Results 1 to 14 of 14
  1. #1
    Jason G in Tennessee Guest

    Question

    I did a search on this site, but cannot find the article or posting about how much pest companies charge to remove Africanized bees out west in Arizona / New Mexico.
    I thought about moving out there for the Summer and making some money.
    Anybody know where to find the article of which I am speaking?
    THANKS!
    Jason

  2. #2
    Join Date
    May 2004
    Location
    Belding, MI
    Posts
    67

    Post

    I read an article that was saying something like 150.00 an hour per man, for bee removal. I don't remember the link, or I would give it.


  3. #3
    BILLY BOB Guest

    Post

    Jason

    You should be able to charge $100+ per hour in Tennessee. That's about what we get here in the Atlanta Metro area here in Ga.

    BB

  4. #4
    Jason G in Tennessee Guest

    Post

    Billy Bob,
    Are you referring to extractions of honeybees or are you referring to AHB extermination?
    I am charging $50 per hour this year for extractions.
    I would like to charge more since I do it in my hot bee suit and often do the extractions in difficult situations such as removing them above my head working with my arms uplifted while working on colonies in soffits and in basement ceilings.

    I suppose when it comes down to the person saying, "If it's going to cost that much, I'll just spray 'em!" and me charging less than $100 per hour I would consider doing it for less.
    Any thoughts?
    Jason

  5. #5
    Join Date
    Oct 2001
    Location
    Bradenton, FL, and Davenport, IA, USA
    Posts
    930

    Post

    A lot of people aren't willing to pay that much, but then there is the problem of setting a precident. You have to be able to sell the service.

    Customer: "Oh it costs that much? I'll just spray them."

    Beekeeper: "That's not a good idea, if you spray them, you will have several pounds of honey in your walls. This needs to be removed or you will be attracting ants, cockroaches, more bees, wasps, etc etc. Not to mention the damage that will be caused when the combs start to break down and the honey starts dripping down the walls."

    Customer: "Oh, how do I get that out?"

    Beekeeper: "That's why you called me"

    ------------------
    Scot Mc Pherson
    Foundationless Small Cell Top Bar Hives
    BeeWiki: http://linuxfromscratch.org/~scot/beewiki/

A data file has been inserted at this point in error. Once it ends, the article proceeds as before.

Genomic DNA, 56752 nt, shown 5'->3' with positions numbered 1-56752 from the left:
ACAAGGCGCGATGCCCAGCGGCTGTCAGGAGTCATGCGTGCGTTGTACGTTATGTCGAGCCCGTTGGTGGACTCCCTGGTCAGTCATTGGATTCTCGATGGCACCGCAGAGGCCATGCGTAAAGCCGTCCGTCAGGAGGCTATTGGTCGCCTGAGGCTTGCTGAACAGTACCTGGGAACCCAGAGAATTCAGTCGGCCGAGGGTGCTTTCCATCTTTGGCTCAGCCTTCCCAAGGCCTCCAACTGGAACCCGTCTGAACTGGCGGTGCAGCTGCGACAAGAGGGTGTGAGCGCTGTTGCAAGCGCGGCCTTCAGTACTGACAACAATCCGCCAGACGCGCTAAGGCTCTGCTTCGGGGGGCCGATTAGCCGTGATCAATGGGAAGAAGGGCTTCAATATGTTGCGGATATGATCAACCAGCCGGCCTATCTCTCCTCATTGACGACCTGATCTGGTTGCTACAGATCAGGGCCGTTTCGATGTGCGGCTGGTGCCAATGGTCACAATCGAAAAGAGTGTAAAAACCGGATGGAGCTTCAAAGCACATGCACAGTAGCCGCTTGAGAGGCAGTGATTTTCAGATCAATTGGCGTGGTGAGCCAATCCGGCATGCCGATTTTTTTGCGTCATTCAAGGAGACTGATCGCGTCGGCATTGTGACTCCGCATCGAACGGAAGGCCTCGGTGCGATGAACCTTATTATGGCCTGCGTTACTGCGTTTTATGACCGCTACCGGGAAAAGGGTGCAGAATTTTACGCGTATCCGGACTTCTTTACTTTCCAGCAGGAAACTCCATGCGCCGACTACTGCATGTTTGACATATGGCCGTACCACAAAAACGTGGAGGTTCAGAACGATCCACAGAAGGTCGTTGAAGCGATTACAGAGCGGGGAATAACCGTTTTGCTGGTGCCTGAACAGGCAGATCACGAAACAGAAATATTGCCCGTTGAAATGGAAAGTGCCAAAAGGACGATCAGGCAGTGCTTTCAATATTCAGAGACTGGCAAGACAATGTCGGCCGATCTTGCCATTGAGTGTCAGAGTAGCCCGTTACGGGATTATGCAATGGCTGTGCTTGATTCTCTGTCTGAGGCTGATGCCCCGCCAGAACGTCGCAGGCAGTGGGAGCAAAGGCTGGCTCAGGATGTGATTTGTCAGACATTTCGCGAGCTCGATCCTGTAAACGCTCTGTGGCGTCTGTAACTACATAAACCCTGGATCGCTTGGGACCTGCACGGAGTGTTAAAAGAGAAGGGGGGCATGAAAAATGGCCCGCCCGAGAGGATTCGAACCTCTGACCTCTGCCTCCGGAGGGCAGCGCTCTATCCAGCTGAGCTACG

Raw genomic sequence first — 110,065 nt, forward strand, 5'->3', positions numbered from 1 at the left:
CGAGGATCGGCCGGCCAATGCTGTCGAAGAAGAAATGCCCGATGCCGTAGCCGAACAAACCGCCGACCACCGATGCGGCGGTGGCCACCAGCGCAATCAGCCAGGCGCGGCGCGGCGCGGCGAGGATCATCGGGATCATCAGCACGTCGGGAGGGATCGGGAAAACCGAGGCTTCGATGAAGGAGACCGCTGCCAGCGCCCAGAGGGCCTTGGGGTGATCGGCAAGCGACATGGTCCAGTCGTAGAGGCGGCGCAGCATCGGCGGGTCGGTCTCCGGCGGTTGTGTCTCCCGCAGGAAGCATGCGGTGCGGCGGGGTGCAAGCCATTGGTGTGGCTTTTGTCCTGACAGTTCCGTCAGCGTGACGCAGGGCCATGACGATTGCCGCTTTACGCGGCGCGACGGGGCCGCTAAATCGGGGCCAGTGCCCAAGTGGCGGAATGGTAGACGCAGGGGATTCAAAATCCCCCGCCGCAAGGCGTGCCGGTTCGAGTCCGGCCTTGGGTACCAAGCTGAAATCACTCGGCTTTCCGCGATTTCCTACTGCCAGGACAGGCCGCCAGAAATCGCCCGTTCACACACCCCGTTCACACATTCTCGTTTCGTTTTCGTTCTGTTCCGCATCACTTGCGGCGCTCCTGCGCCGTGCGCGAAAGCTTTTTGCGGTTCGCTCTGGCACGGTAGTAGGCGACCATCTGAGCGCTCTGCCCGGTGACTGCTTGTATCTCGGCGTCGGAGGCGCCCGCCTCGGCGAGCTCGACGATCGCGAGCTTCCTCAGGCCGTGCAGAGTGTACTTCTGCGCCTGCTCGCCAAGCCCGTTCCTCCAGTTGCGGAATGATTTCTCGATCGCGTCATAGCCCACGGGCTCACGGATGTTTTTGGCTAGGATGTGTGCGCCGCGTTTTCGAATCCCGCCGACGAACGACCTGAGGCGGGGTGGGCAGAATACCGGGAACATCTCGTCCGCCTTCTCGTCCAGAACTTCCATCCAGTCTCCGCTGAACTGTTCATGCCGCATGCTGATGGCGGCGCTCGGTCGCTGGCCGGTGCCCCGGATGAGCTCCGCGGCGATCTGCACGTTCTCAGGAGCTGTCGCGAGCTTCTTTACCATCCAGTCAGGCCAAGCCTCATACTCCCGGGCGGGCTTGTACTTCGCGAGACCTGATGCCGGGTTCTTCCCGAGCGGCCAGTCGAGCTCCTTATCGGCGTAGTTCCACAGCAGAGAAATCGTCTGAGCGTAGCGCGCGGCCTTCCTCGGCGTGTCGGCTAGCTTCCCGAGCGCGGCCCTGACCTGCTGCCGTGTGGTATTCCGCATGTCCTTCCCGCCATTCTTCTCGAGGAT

6. #6
    Join Date
    Jul 2003
    Location
    Bartonville, TX USA
    Posts
    456

    Post

    well said Scott.

    And I would add - the wax inside the wall will continue to attract swarms of bees for years.

  7. #7
    Join Date
    Aug 2002
    Location
    Nehawka, Nebraska USA
    Posts
    46,341

    Post

    >And I would add - the wax inside the wall will continue to attract swarms of bees for years.

    Decades.

  8. #8
    Join Date
    Sep 2002
    Location
    johnstown N.Y.
    Posts
    131

    Post

    Hi $200 an hour is about what i charge. most are happy to pay it . I gave my name and number to all the local pest control companys. They don't want to touch those jobs so they pass them on to me. I don't give a hourly rate. I give a total fee for the jobs. I only had one client try to bargen the job down Thanks Dan

  9. #9
    Join Date
    May 2003
    Location
    Heyburn, Idaho, USA
    Posts
    48

    Post

    $200.00 per hour, most people don't really know how long the bees have been there. Their was a house in San Fernando valley in the early 80s, the people called an exterminator who didn't really know what he was doing. I don't know how many seperate colonies were in the house but they were in all the walls and the complete ceiling. Well guess what, with the bees gone the wax melted and the honey was oozing out of the walls and ceiling. The house was a total loss, in California that is big numbers. Somewhere recently I saw in print a mention of a bee house tourist attraction in that area could be the same house. You are absolutly right explain the posible problems, all of a sudden $200.00 an hour is not so bad.
    Have a good week
    Earl White

  10. #10
    Jason G in Tennessee Guest
    I am re-thinking my rates now.
    I know my wife will like the news!
    I suppose there are some circumstances where I will need to decide if $200 per hour is necessary...like if the swarm has just settled into a garage and hadn't had time to settle into a wall or something else that would have to be opened up.